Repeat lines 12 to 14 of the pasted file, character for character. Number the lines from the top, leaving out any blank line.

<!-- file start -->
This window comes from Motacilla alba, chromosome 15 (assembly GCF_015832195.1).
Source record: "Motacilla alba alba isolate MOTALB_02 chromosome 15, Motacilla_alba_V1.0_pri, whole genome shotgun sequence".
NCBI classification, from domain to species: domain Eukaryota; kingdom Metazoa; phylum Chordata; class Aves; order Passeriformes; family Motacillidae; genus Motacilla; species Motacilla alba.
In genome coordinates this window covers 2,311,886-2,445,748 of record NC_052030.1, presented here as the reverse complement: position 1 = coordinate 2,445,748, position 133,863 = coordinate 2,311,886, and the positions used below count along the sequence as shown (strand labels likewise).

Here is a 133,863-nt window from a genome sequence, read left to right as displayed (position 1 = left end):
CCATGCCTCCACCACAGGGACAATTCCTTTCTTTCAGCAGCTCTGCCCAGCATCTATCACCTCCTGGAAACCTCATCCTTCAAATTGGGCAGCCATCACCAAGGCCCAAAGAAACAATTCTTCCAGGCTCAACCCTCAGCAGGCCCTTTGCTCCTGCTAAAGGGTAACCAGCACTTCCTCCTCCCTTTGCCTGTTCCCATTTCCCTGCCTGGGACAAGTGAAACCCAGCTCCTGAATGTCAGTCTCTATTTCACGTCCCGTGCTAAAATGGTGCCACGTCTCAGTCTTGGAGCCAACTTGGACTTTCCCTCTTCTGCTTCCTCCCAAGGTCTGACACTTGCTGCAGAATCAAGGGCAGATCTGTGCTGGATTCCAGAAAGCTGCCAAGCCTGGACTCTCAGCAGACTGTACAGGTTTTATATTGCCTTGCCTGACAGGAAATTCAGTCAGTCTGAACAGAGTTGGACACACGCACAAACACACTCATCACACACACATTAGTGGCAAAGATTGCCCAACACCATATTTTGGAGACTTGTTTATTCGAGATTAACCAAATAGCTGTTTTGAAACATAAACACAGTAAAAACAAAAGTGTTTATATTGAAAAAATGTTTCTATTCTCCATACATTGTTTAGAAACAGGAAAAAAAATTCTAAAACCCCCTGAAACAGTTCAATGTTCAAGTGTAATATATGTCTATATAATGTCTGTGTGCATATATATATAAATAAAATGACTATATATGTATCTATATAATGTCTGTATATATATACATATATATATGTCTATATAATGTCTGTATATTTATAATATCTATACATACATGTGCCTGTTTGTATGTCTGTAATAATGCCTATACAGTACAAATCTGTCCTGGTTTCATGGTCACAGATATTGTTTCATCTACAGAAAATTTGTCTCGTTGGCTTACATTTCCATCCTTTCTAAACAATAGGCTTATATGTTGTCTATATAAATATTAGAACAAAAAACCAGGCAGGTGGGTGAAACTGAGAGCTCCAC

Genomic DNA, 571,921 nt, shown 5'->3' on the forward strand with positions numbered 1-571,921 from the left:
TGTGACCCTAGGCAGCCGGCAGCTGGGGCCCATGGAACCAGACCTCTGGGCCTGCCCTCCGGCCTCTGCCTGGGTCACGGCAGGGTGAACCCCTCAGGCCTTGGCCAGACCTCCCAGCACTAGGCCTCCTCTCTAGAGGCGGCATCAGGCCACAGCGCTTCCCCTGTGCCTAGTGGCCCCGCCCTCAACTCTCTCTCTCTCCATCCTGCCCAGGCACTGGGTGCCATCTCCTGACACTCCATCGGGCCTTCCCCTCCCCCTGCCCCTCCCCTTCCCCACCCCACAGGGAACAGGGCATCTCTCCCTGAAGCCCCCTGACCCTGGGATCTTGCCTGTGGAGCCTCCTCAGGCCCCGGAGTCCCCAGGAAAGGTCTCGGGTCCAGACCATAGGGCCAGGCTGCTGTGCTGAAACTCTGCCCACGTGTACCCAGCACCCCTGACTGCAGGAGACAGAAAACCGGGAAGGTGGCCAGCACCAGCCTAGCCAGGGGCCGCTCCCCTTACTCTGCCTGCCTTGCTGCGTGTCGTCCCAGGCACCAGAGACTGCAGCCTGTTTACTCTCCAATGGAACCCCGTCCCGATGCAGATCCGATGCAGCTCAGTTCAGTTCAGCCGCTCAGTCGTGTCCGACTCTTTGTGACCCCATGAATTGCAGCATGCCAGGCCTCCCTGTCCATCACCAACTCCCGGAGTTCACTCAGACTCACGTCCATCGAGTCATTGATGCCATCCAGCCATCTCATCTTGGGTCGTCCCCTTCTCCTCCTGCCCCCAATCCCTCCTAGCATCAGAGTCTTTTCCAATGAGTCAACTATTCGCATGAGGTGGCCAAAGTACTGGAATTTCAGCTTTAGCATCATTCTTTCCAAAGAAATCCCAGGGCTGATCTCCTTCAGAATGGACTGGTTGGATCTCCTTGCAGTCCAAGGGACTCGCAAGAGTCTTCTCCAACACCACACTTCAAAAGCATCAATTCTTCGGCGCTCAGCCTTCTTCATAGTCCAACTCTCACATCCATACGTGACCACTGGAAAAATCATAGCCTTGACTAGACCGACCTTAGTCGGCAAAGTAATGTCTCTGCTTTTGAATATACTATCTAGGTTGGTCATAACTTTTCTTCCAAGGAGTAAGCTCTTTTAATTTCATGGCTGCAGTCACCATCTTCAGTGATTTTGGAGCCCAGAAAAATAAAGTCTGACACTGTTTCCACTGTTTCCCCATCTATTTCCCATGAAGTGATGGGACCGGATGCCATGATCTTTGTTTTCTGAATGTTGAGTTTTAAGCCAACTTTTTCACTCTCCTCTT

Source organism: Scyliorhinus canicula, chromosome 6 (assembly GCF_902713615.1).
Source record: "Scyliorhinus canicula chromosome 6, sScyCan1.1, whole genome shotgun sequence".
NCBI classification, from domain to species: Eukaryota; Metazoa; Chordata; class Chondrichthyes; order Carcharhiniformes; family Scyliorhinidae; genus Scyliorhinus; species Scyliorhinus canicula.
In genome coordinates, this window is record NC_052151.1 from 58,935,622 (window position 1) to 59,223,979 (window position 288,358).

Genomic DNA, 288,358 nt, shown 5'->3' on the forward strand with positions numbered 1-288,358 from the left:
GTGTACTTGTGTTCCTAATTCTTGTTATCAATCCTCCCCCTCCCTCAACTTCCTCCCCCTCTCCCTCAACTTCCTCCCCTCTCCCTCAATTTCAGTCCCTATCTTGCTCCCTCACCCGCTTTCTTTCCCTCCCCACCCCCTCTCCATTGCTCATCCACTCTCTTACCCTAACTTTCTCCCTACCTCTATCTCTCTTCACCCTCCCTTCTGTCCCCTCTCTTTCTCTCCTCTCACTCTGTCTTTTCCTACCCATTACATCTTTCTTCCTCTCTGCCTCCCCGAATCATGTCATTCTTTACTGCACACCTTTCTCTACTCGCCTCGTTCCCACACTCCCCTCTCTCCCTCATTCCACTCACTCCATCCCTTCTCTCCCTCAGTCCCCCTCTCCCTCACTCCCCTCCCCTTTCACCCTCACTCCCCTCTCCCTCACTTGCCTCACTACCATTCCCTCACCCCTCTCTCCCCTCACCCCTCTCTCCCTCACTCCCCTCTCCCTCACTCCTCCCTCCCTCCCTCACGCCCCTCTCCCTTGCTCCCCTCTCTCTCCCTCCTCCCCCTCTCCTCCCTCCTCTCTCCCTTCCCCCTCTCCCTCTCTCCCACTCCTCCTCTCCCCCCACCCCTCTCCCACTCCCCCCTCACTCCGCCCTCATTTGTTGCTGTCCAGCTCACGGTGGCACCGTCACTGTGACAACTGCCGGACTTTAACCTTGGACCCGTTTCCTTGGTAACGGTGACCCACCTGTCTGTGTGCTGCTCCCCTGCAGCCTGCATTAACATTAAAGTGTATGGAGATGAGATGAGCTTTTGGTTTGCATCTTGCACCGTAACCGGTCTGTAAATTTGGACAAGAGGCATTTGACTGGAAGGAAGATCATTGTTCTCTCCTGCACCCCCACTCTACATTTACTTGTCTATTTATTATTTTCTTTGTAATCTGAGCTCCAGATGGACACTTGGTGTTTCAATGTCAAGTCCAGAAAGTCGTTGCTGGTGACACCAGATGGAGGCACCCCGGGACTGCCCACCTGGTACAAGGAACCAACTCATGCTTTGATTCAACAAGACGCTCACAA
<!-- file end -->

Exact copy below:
In genome coordinates, this window is record NC_052151.1 from 58,935,622 (window position 1) to 59,223,979 (window position 288,358).

Genomic DNA, 288,358 nt, shown 5'->3' on the forward strand with positions numbered 1-288,358 from the left:
GTGTACTTGTGTTCCTAATTCTTGTTATCAATCCTCCCCCTCCCTCAACTTCCTCCCCCTCTCCCTCAACTTCCTCCCCTCTCCCTCAATTTCAGTCCCTATCTTGCTCCCTCACCCGCTTTCTTTCCCTCCCCACCCCCTCTCCATTGCTCATCCACTCTCTTACCCTAACTTTCTCCCTACCTCTATCTCTCTTCACCCTCCCTTCTGTCCCCTCTCTTTCTCTCCTCTCACTCTGTCTTTTCCTACCCATTACATCTTTCTTCCTCTCTGCCTCCCCGAATCATGTCATTCTTTACTGCACACCTTTCTCTACTCGCCTCGTTCCCACACTCCCCTCTCTCCCTCATTCCACTCACTCCATCCCTTCTCTCCCTCAGTCCCCCTCTCCCTCACTCCCCTCCCCTTTCACCCTCACTCCCCTCTCCCTCACTTGCCTCACTACCATTCCCTCACCCCTCTCTCCCCTCACCCCTCTCTCCCTCACTCCCCTCTCCCTCACTCCTCCCTCCCTCCCTCACGCCCCTCTCCCTTGCTCCCCTCTCTCTCCCTCCTCCCCCTCTCCTCCCTCCTCTCTCCCTTCCCCCTCTCCCTCTCTCCCACTCCTCCTCTCCCCCCACCCCTCTCCCACTCCCCCCTCACTCCGCCCTCATTTGTTGCTGTCCAGCTCACGGTGGCACCGTCACTGTGACAACTGCCGGACTTTAACCTTGGACCCGTTTCCTTGGTAACGGTGACCCACCTGTCTGTGTGCTGCTCCCCTGCAGCCTGCATTAACATTAAAGTGTATGGAGATGAGATGAGCTTTTGGTTTGCATCTTGCACCGTAACCGGTCTGTAAATTTGGACAAGAGGCATTTGACTGGAAGGAAGATCATTGTTCTCTCCTGCACCCCCACTCTACATTTACTTGTCTATTTATTATTTTCTTTGTAATCTGAGCTCCAGATGGACACTTGGTGTTTCAATGTCAAGTCCAGAAAGTCGTTGCTGGTGACACCAGATGGAGGCACCCCGGGACTGCCCACCTGGTACAAGGAACCAACTCATGCTTTGATTCAACAAGACGCTCACAA